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patricia-smith-a-princess-of-mars

A Princess of Mars (1912) – Patricia Smith

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View more works by Patricia Smith on her Artist Spotlight.

 

spencer-mccarty-saga

Saga (2012) – Spencer McCarty

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nicole goux art

Star Trek: The Next Generation (1987) – Nicole Goux

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weshoyot alvitre

Star Wars (1977) – Weshoyot Alvitre

Medium: mixed media on comic book backboard

“My intention with this piece was to summarize the franchise in a singular image, something that displays the feel of everything Star Wars, simplified as a very basic standalone image.

I also wanted to capture my own associations with art from the 70s and a huge part of that is going through paperback novels at the thrift store and asking my mom to buy these weird sci-fi and fantasy books solely for the covers. I remembered some folded out, some had circular peepholes that revealed a full painting on the title page. That and the usage of white space.

I tried to make this look like a one-off, beat-up old novel cover from one of those thrift shops. One with embossed letters…a peephole cover. I used the image of Luke, with the twin suns of Tatooine, as representation of his sense that he’s part of this huge, massive great thing…and the metaphor for the trilogy.”

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View more works by Weshoyot Alvitre on her Artist Spotlight.

 

stefano flonta art

The Empire Strikes Back (1980) – Stefano Flonta

Medium: watercolor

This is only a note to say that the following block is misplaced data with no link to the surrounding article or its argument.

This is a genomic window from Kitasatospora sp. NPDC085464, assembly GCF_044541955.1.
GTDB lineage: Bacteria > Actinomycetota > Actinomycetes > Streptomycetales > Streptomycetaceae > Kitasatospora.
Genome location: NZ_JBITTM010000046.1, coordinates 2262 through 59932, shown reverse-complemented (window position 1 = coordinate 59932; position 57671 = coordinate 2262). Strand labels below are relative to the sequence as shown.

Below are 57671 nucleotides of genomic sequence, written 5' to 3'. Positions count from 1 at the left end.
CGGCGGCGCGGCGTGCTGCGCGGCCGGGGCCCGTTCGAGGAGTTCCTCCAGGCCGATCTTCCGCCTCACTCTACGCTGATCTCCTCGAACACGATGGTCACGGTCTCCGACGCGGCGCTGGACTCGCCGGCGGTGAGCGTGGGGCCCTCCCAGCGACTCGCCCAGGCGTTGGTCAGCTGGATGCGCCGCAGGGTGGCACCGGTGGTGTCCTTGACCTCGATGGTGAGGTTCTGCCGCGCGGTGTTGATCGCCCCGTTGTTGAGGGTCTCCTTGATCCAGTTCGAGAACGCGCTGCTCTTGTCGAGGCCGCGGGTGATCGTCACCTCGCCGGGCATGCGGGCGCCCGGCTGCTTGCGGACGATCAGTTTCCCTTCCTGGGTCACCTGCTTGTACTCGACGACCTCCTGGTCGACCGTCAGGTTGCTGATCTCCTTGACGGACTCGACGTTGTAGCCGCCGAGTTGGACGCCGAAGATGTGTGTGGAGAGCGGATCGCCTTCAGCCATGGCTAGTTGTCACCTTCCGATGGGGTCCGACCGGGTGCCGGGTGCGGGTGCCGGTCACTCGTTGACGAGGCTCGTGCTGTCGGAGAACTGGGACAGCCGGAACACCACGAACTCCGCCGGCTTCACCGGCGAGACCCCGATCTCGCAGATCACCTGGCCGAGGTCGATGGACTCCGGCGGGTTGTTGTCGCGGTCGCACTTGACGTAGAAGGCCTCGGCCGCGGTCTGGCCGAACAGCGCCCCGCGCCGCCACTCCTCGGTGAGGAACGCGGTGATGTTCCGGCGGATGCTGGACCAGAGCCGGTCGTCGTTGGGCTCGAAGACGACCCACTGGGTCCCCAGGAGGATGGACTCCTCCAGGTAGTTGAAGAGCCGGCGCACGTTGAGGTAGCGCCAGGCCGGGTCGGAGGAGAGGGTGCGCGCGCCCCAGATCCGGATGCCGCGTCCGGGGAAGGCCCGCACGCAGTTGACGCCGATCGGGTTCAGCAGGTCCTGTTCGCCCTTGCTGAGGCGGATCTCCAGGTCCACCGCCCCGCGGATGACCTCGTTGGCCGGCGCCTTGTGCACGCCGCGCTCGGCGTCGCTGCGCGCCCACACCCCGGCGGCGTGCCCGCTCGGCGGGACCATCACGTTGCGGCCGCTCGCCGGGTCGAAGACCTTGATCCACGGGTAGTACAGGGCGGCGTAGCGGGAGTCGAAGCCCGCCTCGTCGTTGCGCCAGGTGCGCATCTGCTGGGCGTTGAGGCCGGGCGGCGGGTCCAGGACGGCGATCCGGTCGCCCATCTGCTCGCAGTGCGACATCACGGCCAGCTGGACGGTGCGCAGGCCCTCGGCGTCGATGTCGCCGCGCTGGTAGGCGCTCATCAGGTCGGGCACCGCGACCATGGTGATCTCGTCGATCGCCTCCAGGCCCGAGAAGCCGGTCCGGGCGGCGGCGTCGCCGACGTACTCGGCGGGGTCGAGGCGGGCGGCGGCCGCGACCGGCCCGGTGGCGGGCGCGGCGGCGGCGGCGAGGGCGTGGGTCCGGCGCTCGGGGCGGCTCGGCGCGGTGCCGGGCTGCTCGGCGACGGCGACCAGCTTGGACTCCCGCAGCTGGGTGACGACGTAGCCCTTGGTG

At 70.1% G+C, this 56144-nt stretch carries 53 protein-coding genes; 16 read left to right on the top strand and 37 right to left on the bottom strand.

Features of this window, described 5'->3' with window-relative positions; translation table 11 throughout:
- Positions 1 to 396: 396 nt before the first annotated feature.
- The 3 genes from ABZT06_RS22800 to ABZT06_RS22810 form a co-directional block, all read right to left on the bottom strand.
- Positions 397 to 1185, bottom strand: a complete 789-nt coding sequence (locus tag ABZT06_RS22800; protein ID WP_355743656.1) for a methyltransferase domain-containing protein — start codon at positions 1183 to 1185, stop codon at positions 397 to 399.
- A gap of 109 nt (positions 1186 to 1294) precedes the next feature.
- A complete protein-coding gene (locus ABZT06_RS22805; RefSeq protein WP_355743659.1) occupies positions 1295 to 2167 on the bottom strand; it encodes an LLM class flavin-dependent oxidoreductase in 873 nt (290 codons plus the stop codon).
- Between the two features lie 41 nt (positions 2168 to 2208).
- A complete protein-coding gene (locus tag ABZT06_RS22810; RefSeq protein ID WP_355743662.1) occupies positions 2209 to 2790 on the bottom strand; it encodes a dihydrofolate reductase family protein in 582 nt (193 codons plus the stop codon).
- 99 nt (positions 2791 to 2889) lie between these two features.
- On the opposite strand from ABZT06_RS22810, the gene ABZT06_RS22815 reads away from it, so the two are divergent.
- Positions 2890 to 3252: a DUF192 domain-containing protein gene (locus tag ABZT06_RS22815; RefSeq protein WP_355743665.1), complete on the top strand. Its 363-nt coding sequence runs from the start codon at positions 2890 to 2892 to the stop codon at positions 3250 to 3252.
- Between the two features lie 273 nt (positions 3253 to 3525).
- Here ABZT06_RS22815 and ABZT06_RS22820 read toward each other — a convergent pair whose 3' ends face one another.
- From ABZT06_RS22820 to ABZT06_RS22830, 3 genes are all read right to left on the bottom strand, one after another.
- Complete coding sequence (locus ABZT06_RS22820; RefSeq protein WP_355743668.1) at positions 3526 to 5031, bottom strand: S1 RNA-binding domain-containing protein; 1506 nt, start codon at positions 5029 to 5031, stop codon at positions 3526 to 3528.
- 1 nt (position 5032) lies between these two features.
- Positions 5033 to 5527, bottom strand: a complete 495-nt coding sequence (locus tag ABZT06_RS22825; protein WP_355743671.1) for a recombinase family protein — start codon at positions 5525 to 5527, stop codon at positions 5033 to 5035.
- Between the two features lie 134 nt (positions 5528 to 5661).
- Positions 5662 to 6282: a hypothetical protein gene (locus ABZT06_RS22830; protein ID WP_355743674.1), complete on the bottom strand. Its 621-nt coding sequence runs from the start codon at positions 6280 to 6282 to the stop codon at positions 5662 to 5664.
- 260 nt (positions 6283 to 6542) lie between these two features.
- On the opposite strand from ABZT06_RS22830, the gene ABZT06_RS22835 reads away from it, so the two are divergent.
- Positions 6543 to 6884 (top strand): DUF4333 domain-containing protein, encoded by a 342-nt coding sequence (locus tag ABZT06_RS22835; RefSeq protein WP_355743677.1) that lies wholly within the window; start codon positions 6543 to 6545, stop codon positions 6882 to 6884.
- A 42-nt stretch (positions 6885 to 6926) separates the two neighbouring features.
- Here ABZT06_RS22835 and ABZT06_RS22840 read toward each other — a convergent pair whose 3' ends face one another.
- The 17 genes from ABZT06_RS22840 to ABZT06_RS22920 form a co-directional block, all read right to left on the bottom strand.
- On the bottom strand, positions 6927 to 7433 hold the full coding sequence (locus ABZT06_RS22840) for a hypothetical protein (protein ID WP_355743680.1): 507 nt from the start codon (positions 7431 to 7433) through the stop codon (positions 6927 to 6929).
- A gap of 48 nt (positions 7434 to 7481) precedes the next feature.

Size: 9.4×13″

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tea cake art

The Empire Strikes Back (1980) – Tea Cake

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Jenn-Rose-Star-Wars-Clone-Wars

Star Wars Clone Wars (2008) – Jenn Rose

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Jenn-Rose-Star-Wars-Rebels

Star Wars Rebels (2014) – Jenn Rose

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ryan bartlett art

Star Wars: Shadows of the Empire (1996) – Ryan Bartlett

Medium: charcoal, pastel, and ink

“I passed over some of my favorite titles when presented with an excuse to put a spin on a character from Shadows of the Empire. Arguably the crown jewel of the old Star Wars Expanded Universe, Shadows was the movie without the movie. It was perhaps the ultimate manifestation of the darkness and grit that I loved about the pre-prequels 90s Star Wars.

I’ve always dug the Leebo character, but unfortunately he was criminally-underused post-1996, and there’s not a lot of reference material to pull from. That opened the door for me to use a little creative license when addressing some of the details. I continued to use the charcoal, pastel, and ink combination that much of my current work consists of.”

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jeff mcmillan art

The Star Wars Holiday Special (1978) – Jeff McMillan

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- who has written 407 posts on Yay! LA | Arts & Culture Magazine.

Rudderless college graduate Daniel Barron founded Yay! LA Magazine on a love of writing, passion for the arts, and a firm belief that people really like talking about themselves. He contributed to a number of publications, including LA Music Blog and the defunct The Site Unscene, before deciding to cover arts and entertainment the way he wanted to read it. He works as a freelance writer and digital PR consultant in his current home of Los Angeles. Follow him on Twitter at @YayDanielBarron.